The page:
Nobody likes too much Government intervention, however, with the number of “near misses” between UAVs (drones) and commercial aircraft on the rise, not to mention the privacy concerns, it was only a matter of time before the rules get stepped up. the next step may likely be a move towards licensing and/or certification and may not be a bad idea!
The FAA proposal of updated rules and regs offers safety rules for small UAS (under 55 pounds) conducting non-recreational operations. The FAA is also asking for comment about how the agency can further leverage the UAS test site program and an upcoming UAS Center of Excellence to further spur innovation at “innovation zones.” Some of the changes include:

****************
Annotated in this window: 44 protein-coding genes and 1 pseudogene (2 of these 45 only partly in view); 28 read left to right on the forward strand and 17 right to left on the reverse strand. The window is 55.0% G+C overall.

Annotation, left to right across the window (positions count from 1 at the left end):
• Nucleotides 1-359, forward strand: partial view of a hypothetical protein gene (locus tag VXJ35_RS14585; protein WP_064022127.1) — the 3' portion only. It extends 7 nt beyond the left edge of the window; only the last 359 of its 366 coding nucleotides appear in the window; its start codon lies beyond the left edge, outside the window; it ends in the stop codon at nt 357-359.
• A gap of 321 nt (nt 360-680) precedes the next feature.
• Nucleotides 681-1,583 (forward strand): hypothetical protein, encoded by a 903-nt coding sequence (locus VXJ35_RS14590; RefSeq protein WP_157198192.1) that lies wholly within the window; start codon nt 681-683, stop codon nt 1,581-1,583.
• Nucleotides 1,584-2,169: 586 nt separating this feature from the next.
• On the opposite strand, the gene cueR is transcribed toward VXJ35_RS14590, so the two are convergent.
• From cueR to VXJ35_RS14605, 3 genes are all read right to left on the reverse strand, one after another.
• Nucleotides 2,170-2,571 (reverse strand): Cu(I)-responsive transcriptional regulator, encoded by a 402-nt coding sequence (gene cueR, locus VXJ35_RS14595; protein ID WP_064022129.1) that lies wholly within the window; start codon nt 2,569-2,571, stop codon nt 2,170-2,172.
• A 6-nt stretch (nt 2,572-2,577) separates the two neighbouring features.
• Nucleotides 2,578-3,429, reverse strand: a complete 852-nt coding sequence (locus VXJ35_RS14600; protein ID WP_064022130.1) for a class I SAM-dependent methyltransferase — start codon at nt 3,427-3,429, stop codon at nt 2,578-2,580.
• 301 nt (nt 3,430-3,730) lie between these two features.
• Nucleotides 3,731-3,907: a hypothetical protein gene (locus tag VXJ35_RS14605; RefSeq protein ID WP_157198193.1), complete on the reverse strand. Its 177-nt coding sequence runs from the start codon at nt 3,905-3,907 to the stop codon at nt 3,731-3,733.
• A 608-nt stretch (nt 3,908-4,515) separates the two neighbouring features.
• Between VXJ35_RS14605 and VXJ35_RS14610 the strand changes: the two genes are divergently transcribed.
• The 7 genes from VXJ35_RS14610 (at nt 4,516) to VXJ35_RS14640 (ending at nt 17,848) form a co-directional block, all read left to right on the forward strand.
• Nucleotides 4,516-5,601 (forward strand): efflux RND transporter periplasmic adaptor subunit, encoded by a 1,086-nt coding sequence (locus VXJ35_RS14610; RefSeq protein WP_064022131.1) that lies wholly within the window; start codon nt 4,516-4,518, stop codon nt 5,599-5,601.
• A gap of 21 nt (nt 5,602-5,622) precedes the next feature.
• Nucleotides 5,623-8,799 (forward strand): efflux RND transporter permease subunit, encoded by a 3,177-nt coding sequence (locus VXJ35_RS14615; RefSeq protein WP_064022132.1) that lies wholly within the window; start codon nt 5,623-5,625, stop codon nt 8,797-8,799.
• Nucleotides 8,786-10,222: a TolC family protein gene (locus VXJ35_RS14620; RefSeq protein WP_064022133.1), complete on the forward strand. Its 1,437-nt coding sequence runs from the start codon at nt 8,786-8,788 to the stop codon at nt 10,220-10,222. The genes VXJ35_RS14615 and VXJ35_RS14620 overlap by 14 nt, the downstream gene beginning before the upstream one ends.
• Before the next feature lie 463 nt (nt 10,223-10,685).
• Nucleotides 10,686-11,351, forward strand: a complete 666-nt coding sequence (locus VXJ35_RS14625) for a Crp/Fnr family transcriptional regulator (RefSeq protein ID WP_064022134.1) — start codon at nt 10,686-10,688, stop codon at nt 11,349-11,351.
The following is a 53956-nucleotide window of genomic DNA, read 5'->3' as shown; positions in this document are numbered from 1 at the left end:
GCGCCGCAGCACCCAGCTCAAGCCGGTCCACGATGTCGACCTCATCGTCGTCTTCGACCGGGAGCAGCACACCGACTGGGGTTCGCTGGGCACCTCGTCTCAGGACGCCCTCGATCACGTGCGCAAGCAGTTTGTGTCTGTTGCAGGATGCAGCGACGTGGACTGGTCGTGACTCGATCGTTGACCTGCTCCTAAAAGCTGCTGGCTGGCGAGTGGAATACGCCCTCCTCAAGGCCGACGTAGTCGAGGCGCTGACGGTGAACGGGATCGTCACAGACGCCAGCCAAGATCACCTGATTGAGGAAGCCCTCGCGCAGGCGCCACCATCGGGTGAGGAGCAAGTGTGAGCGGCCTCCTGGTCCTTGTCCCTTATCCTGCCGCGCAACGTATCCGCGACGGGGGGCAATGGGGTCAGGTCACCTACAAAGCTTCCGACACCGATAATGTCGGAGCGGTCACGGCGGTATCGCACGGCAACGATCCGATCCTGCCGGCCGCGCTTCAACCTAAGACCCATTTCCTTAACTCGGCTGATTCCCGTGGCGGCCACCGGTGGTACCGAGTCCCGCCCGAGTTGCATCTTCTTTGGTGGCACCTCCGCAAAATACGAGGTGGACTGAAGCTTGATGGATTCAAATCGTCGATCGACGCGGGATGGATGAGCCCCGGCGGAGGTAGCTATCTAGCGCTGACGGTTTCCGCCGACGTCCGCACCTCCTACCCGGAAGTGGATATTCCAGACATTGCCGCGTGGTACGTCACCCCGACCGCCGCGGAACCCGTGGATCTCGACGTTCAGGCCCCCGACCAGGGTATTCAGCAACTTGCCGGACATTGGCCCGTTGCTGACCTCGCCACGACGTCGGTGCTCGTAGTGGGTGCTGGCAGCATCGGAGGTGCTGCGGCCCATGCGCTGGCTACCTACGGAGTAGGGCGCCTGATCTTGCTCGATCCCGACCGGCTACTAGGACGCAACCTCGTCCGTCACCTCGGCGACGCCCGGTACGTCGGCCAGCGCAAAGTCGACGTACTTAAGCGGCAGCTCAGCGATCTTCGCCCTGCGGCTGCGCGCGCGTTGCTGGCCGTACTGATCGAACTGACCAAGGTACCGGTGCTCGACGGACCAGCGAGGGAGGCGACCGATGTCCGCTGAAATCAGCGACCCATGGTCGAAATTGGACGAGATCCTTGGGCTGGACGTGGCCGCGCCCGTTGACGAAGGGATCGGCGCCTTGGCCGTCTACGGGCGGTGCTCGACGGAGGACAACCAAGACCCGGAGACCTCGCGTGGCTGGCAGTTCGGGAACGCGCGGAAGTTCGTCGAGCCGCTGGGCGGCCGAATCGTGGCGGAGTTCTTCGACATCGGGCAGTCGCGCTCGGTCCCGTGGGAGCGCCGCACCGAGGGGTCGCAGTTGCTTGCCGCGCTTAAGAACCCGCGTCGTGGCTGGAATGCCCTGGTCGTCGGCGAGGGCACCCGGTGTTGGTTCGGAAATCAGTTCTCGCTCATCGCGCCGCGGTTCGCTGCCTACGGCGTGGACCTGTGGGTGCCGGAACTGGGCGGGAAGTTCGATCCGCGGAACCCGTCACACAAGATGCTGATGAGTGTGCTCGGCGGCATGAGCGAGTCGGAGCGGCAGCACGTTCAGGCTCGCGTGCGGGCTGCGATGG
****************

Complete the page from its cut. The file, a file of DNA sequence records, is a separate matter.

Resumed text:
- A small UAS operator must always see and avoid manned aircraft. If there is a risk of collision, the UAS operator must be the first to maneuver away.
- The operator must discontinue the flight when continuing would pose a hazard to other aircraft, people or property.
- A small UAS operator must assess weather conditions, airspace restrictions and the location of people to lessen risks if he or she loses control of the UAS.
- A small UAS may not fly over people, except those directly involved with the flight.
- Flights should be limited to 500 feet altitude and no faster than 100 mph.
- Operators must stay out of airport flight paths and restricted airspace areas, and obey any FAA Temporary Flight Restrictions (TFRs).